Julian Assange just got bad news, won't be roaming free anytime soon

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Julian Assange has dismissed the allegations suggesting that a United Kingdom court upheld an arrest warrant against him as "fake news", adding that the hearing was still underway.

Assange has been hiding in the Ecuadorian Embassy in London for the last five years, having claimed asylum to evade extradition to face rape allegations in Sweden.

Senior district judge Emma Arbuthnot is due to give her ruling on Tuesday, although either side can appeal against the decision.

Assange only very rarely emerges on the balcony of the embassy building, citing concerns for his personal safety, but frequently takes part in media conferences and campaigns via video link.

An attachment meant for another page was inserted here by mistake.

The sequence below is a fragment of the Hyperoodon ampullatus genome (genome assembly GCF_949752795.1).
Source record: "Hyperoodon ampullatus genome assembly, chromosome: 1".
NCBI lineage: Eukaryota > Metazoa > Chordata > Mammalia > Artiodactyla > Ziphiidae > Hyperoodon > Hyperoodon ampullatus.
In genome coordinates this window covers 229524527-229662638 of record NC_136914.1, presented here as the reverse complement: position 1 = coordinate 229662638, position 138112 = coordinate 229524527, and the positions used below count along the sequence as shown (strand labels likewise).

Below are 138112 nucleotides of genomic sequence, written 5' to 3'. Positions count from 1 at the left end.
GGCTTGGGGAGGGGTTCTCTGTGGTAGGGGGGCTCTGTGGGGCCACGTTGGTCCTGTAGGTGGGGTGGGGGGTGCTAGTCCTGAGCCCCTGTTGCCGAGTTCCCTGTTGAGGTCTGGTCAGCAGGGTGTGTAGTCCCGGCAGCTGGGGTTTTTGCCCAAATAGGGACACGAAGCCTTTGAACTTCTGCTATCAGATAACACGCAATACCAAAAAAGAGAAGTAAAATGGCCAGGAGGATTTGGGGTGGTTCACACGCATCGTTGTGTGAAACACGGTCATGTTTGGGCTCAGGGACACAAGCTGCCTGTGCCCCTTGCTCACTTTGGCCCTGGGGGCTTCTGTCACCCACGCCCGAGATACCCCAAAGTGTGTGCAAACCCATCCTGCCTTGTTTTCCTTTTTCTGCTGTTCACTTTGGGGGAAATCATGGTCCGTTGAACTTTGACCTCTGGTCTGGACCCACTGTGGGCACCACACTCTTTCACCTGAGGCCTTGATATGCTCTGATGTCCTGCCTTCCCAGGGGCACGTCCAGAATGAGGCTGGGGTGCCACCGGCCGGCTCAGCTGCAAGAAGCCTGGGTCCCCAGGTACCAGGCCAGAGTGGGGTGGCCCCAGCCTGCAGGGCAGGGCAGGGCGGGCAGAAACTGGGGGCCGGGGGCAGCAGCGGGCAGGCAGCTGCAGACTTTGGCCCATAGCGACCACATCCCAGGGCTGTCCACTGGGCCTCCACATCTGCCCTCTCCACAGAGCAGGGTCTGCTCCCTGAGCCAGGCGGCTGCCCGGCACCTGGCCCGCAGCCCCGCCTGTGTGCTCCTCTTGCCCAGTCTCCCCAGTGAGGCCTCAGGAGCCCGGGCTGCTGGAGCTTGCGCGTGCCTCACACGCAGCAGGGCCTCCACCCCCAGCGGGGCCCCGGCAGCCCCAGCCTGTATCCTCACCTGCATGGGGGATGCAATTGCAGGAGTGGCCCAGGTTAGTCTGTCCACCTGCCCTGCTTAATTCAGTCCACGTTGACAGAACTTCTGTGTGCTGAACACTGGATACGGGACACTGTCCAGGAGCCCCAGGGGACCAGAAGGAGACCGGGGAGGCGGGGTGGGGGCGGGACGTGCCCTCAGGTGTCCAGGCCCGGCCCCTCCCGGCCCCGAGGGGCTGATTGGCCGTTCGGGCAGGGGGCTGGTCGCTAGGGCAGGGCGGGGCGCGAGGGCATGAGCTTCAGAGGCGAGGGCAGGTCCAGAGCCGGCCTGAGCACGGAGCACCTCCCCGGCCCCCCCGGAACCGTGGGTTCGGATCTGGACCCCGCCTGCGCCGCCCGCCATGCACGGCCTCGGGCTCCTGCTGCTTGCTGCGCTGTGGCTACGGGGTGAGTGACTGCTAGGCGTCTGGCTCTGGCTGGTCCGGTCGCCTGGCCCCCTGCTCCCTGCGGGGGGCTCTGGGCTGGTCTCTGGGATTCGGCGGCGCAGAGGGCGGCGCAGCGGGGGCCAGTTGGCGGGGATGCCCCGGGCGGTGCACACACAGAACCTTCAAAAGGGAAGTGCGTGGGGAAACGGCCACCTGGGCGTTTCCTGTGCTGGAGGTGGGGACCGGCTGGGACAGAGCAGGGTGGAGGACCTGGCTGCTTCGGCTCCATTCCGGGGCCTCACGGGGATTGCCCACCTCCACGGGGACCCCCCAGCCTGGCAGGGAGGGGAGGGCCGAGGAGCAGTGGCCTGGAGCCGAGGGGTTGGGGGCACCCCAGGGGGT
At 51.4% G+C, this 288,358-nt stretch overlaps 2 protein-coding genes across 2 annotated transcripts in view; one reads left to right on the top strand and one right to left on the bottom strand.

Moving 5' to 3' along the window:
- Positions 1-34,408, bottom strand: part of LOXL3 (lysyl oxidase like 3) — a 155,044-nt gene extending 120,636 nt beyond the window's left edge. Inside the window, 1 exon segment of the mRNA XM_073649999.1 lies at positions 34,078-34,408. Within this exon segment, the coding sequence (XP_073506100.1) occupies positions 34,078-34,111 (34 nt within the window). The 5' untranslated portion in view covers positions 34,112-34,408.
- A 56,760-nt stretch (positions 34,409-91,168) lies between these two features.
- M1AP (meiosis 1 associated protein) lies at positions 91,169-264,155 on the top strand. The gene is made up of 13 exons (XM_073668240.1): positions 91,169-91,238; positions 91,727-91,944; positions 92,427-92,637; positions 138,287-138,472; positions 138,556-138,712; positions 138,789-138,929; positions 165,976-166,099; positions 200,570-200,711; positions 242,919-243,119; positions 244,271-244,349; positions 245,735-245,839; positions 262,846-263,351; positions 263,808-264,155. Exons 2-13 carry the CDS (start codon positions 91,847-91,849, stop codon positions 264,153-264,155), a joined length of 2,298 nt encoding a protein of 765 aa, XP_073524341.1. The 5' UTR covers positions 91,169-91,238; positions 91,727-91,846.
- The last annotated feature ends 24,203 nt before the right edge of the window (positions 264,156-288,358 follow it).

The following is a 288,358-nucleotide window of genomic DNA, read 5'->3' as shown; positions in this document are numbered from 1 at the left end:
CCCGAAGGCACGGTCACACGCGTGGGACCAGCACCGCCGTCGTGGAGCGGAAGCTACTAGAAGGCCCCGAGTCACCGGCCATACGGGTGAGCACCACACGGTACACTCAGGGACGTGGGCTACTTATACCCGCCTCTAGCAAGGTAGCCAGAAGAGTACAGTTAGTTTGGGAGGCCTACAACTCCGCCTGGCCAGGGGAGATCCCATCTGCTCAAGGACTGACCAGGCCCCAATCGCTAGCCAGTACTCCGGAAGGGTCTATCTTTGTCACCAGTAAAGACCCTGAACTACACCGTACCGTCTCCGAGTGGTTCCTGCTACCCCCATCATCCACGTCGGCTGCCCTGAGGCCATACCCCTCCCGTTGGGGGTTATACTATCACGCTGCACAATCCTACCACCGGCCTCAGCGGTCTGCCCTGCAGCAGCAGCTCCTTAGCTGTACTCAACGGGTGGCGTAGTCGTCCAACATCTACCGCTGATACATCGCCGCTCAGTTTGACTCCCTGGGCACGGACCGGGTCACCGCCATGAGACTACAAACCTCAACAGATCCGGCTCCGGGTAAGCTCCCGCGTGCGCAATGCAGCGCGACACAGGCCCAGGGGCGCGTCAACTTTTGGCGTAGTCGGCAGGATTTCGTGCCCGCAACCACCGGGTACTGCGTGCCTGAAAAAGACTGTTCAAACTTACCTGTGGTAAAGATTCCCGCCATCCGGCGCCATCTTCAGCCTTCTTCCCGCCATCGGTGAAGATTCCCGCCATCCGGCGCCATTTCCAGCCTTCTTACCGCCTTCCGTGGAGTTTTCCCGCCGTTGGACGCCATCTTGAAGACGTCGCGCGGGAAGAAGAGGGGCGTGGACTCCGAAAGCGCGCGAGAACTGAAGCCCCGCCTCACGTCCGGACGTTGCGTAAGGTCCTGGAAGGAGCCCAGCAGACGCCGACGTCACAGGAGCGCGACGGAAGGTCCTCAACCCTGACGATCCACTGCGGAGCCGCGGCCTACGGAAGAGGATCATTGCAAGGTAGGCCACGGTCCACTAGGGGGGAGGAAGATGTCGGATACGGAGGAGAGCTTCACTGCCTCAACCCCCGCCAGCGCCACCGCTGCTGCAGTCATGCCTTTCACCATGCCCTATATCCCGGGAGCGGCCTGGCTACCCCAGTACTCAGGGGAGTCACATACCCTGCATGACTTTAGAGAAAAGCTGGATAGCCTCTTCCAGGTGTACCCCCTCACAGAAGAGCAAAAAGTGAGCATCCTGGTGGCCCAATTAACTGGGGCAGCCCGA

The British arrest warrant for jumping bail is related to a Swedish sexual assault investigation against Assange, which has since been dropped.

"Therefore the warrant stands", Watkins said, calling Assange's situation "extremely simple".

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But in May 2017, Swedish prosecutors dropped their case against him as it was impossible to serve him notice.

However, a judge at Westminster Magistrates Court said it remains valid because he skipped bail in June 2012 - when he first took refuge in the Ecuadorian embassy in London.

She said that whistleblower had committed an offence under the Bail Act by refusing to surrender to bail and must explain why he failed to do so.

If he were to leave Ecuador's embassy, Assange would face arrest by British police.

He has said he feared Sweden would hand him over to the United States to face prosecution over Wikileaks' publication of leaked USA military and diplomatic documents. Assange had stayed at the embassy, fearing that extradition to Sweden could lead to an extradition by the U.S. Last month, Ecuador said it had granted the Australian-born hacker citizenship in a bid to break the logjam.

"In order to proceed with the case, Julian Assange would have to be formally notified of the criminal suspicions against him".

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